Once you know your own boundaries and have clear expectations of your horse’s behavior, it’s time to convey those expectations to your horse. The message needs to be simple, clear and consistent and conveyed without emotion. Both reward and correction are meted out fairly—his actions have consequences, for better or for worse.
 
For instance, a very basic expectation I have of any trained horse, is that he moves his feet when I ask him to and stands like a statue if I ask him to. I’ll ask him to stand without moving in the exact same way 100% of the time (facing him with my toes pointed at his shoulder and saying, “Whoa.”). And 100% of the time, I will correct him appropriately if he moves (a scolding and a bump of the rope) and I will always reward him when he complies (by giving him the greatest gift—leaving him alone). Because my message is clear and the reinforcement or reward comes quickly and has meaning, even a tyrant of a horse will become complaint quickly.
 
Because horses crave authority, they’re also quite eager-to-please animals, if you have the same respect and admiration they give the herd leader. Because horses want to be accepted in the herd, they’re good at following rules. But for a rule to become law, it must be consistently enforced, and compliance must be mandatory. Sometimes horses understand what behavior is expected of them, but if they learn that reinforcement is lacking, and/or they can employ clever tricks to circumvent the rules and manipulate the human, compliance becomes optional.
 
To be the maker of the rules and the enforcer of the rules is not easy; to do it with consistency and clarity is even harder. Throw into the mix a thousand-pound flight animal, who may physically intimidate you and who easily learns to push your emotional buttons and being the leader can get downright grueling. The trick is to keep your own emotions in check; as you single-mindedly convey your expectations to your horse. The more emotionally charged your horse becomes, the more granite-like your emotions must be.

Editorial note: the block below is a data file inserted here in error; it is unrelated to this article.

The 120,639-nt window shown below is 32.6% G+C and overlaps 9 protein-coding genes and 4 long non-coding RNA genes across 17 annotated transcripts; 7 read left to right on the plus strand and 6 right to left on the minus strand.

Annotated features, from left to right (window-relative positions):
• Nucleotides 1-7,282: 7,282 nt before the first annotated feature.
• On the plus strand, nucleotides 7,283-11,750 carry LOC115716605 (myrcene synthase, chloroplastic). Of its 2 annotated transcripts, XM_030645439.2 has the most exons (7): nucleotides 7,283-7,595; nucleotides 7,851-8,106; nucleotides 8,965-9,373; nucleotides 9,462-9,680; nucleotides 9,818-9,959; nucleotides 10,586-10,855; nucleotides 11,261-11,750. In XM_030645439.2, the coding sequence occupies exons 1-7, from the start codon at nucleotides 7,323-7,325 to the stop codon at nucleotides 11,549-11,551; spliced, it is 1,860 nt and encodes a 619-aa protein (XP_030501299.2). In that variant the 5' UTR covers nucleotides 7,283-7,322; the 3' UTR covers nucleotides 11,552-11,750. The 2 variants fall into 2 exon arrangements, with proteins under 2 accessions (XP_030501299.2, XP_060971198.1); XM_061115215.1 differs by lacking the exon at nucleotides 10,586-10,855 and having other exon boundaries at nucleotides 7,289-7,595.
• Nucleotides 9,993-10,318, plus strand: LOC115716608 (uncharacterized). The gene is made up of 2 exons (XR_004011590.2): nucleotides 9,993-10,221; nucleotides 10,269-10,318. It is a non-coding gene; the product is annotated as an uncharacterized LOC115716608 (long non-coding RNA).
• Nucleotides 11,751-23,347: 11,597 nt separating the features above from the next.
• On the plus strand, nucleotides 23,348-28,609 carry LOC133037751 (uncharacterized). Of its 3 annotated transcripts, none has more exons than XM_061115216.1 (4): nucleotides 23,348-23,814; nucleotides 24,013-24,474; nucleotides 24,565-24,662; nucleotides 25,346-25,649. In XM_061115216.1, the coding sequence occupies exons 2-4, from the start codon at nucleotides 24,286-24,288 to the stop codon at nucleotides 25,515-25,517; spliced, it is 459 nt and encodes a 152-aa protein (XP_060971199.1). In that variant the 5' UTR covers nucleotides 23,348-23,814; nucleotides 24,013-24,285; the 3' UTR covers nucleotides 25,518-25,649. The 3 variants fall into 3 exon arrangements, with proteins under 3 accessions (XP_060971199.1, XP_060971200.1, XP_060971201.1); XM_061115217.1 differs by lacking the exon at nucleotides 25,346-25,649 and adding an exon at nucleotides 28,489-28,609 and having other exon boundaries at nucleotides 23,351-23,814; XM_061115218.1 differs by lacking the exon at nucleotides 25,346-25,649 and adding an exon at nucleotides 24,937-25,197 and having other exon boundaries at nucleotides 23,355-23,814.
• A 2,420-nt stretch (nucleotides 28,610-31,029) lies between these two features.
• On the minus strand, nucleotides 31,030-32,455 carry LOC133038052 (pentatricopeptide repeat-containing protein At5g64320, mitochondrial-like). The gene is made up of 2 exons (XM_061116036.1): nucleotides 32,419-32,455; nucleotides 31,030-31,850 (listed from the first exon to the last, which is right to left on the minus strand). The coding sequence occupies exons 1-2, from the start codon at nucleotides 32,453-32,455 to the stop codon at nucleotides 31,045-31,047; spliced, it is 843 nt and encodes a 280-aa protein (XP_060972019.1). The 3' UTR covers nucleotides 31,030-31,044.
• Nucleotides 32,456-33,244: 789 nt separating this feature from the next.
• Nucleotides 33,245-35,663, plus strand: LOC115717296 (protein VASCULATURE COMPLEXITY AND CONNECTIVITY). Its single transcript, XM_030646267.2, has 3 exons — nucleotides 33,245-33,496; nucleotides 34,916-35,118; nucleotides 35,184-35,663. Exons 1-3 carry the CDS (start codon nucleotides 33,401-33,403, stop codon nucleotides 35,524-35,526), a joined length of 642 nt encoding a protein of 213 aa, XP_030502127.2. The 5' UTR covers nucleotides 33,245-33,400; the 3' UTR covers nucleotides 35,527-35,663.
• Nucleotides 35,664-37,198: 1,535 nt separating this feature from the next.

Explain the simple rule (don’t move your feet unless I tell you to) or define the boundary (stay behind my shoulder as we walk), then reinforce immediately and with meaningful pressure when the horse breaks the rule; leave the horse alone and take all pressure off the moment he is correct. Reinforcement should come quickly (within a second of the infraction) but should be over just as fast (one and done) and should never be done in anger or retribution. A true leader strives to always be in command of her emotions, to always set a good example and to always speak the truth.
 
Walk the Walk
It’s hard for a horse to look up to you as a strong and benevolent leader, when you present the picture in your body language of a lost tourist in a foreign land. Words mean nothing to your horse, but your actions, your emotions and your body language tell him everything he needs to know.
 
Horses crave authority because it brings order, regularity and peace to an otherwise chaotic world. It’s not enough to have expectations, to convey and enforce the rules, you also must comport yourself in a manner that you look like the one in charge, at all times. It’s my goal to make my horse think I am not only in control of his actions, but I control everything in the environment, too. In his eyes, I want to be the supreme commander of the universe. With that, comes not only his trust, but his compliance and willingness, too.